How to Choose a Climbing Rope: Beta from Steph Davis
With nearly two decades of hard free ascents, free solos, and mind-boggling BASE jumps under her belt, it’s clear that Backcountry athlete Steph Davis knows her stuff.
The Backcountry video crew caught up with Steph for a day of world-class crack climbing and the chance to learn from a true master in Utah’s renowned Indian Creek. Learn from Steph as she explains the different types of climbing ropes and the situations that each rope is best suited for.
The Basics: Static or Dynamic
With ropes you basically have two options: static ropes and dynamic ropes. Dynamic ropes stretch. Static ropes don’t. For general climbing use, meaning all-purpose lead climbing—like sport climbing, trad climbing, multi-pitch climbing, ice climbing, and top roping—you want a dynamic rope that has stretch. When it comes to technical utility purposes, like hauling, rigging, jumarring, and rappelling, you’ll want a static rope because it doesn’t stretch.
If you’re just starting out in climbing, the first rope you need is a good all-purpose dynamic rope, and for most people that’s going to be a rope with a diameter between 10mm and 11mm. You can lead with it, you can top rope with it, and it’s going to be a lot more durable and confidence inspiring because it’s a little thicker.
Medium Dynamic Ropes: 9.2mm-10mm Diameter
If you already have good workhorse dynamic rope, the next thing you’ll probably want to check out is a medium-diameter dynamic rope, and across the board this is a really standard rope for most climbers. This is in the category of about 9.2mm to 10mm in diameter, so what you get is a little lighter weight that makes it easier to carry and climb with, but it still has pretty good abrasion resistance and durability. This is the rope you’re going to want to use for your hardest climbs when every ounce counts.
One thing to keep in mind is that the weight of the rope isn’t just the weight in your backpack, which of course matters, but it’s also the weight of the rope as you climb. The higher the pitch goes, the more weight you’ll be carrying. Here at Indian Creek, we have these big, 160-foot pitches. I’m definitely going to choose a lighter rope because at the top of the pitch, there is so much rope out that it becomes difficult to even clip carabiners. So if you’re doing multi-pitch climbs where you’re pulling the rope up all the time or you’re trying to redpoint your hardest sport route, then you’re going to want to go a little thinner in diameter to reduce rope weight.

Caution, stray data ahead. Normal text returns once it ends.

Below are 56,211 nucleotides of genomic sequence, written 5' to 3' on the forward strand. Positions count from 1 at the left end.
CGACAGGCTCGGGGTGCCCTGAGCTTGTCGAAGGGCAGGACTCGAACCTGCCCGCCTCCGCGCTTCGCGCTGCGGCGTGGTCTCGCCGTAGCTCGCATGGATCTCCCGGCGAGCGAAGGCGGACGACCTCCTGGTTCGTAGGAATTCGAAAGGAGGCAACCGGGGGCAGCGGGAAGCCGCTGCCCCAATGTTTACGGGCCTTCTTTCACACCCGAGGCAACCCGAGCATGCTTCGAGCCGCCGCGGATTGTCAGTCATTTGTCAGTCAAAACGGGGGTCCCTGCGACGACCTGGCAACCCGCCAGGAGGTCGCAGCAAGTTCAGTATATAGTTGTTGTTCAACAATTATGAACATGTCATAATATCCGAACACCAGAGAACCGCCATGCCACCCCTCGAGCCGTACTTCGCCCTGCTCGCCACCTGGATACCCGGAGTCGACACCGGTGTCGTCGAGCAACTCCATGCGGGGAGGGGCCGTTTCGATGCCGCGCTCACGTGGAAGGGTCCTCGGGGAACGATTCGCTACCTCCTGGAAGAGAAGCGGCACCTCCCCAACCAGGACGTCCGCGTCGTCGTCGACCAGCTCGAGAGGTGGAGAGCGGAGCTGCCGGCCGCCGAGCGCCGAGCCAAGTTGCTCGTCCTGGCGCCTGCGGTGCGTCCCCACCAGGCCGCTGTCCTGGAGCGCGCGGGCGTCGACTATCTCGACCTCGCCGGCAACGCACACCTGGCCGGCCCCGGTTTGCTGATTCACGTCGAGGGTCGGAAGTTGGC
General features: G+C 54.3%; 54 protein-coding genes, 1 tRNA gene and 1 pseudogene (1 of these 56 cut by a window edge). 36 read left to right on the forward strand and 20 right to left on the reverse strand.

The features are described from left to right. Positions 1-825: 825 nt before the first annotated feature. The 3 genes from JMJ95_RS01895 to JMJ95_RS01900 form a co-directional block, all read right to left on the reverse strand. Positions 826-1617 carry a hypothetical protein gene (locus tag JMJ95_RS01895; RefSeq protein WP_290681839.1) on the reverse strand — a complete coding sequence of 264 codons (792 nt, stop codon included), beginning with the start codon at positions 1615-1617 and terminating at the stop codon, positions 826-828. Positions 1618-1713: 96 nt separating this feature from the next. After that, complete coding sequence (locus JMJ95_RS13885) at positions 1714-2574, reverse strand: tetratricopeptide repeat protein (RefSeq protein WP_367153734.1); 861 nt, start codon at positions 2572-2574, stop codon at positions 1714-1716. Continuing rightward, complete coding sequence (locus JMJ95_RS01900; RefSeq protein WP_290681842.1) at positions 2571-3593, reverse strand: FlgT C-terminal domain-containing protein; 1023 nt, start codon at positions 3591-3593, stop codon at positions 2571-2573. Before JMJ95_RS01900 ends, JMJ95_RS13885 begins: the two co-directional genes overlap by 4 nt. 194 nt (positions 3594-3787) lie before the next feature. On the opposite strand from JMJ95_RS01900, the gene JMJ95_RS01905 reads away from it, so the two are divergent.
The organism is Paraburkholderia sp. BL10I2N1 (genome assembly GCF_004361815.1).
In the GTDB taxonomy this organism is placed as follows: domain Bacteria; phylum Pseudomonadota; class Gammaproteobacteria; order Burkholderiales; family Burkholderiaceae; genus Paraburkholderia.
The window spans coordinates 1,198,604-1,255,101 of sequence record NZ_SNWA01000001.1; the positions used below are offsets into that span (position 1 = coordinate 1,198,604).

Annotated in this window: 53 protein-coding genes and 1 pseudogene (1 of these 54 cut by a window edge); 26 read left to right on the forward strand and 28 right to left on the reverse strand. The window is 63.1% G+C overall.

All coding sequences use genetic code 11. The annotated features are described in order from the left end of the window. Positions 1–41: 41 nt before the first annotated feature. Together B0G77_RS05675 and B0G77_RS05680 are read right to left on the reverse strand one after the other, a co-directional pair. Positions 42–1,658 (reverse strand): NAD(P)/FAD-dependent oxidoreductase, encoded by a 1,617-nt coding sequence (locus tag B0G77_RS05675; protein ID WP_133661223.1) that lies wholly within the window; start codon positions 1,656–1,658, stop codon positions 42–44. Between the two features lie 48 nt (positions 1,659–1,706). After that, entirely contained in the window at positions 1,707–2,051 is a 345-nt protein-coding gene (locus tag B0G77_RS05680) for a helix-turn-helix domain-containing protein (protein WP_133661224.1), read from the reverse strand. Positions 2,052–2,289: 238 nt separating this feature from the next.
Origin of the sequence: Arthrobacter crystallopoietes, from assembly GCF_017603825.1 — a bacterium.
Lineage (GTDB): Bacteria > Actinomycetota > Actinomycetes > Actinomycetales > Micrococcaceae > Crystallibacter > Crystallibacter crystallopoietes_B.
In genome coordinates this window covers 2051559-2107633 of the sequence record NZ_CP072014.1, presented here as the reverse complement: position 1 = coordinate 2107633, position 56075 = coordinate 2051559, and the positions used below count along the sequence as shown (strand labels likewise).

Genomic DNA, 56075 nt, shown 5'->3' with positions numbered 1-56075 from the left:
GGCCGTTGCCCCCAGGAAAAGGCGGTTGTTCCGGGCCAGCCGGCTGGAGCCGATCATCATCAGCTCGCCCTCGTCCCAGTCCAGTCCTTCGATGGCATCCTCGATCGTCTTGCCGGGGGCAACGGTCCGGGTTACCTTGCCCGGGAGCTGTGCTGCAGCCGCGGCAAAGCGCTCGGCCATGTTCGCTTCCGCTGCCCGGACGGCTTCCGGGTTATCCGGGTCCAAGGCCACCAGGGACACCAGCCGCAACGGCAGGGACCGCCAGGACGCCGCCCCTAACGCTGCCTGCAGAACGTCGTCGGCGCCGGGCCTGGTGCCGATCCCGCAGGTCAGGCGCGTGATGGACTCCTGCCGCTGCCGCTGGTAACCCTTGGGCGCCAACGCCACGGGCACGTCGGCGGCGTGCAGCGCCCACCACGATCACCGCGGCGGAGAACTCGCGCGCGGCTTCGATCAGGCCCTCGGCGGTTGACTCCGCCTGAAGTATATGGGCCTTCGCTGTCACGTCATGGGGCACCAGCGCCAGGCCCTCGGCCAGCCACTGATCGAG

Half and Twin Dynamic Ropes: 7mm-8.5mm Diameter
The third type of dynamic ropes we use are about 7mm to 8.5mm in diameter. Almost always, these ropes are used together as a twin rope system or a double rope system, and this is going to be for things like ice climbing, alpine climbing, and really wandering traditional routes.
Static ropes should never be used for lead climbing because they don’t stretch. But because they don’t stretch, static ropes are really useful for a lot of other things. Things like jumarring, rigging, hauling gear, rappelling, and shooting photos of a climber from above. It takes a lot longer to jumar up a stretchy rope than a static one.
A static rope with a diameter between 9.5mm and 11mm is a good, workhorse static rope. These static ropes are very durable and a bit heavier because of the thicker diameter. There are also skinny static lines, which can be really useful for hauling and for tag lines. I’m talking really thin, like 6mm diameter. Personally, I like to use this for a tag line if I’m leading a really long pitch and I don’t want to get marooned up there with no contact to my belay, or I’m multi-pitch climbing and think I might have to rappel. Just make sure that you match the length of the tag line with the length of the lead rope you plan on using. So if your lead rope is 60 meters, get a 60-meter tag line. The bottom line on choosing a static rope is picking a diameter that makes sense for what you plan on doing with the rope.
Once you’ve decided what category of thickness you’re looking for in a rope, you’re going to have to decide the length that you want and make some decisions about other features. Usually ropes come in 50, 60, 70, and 80-meter lengths. It used to be people would always buy a 50-meter rope and that was plenty. These days, 60 meters is the standard for most single-pitch climbing. I would actually recommend purchasing a 70-meter length because over time the ends tend to get beat up, and then you can chop them off and you’ve still got a 60, so it can add some extra life to the rope. Sometimes people want an 80-meter rope for a specific pitch that is really long. It’s heavier to carry, but if you’re sport climbing, you may as well buy an 80-meter because you know for the next couple of seasons, you can keep chopping the ends off and save your rope for a longer time.
The other question you have to decide is if you want to have a dry coating. Dry coating is a finish they apply to the rope so it doesn’t absorb water. If you plan on doing a lot of ice and winter climbing, you’ll want a rope with a dry coating.
Another thing to consider is if you want a bi-pattern rope. On a bi-pattern rope, half the rope is one weave and half the rope is another. This makes it easy to keep track of the middle mark of the rope, which is important for getting back to the ground safely. If you really want to always know where the middle is for sure, no mistake, I prefer to get the bi-color. I think it’s totally worth the extra cost.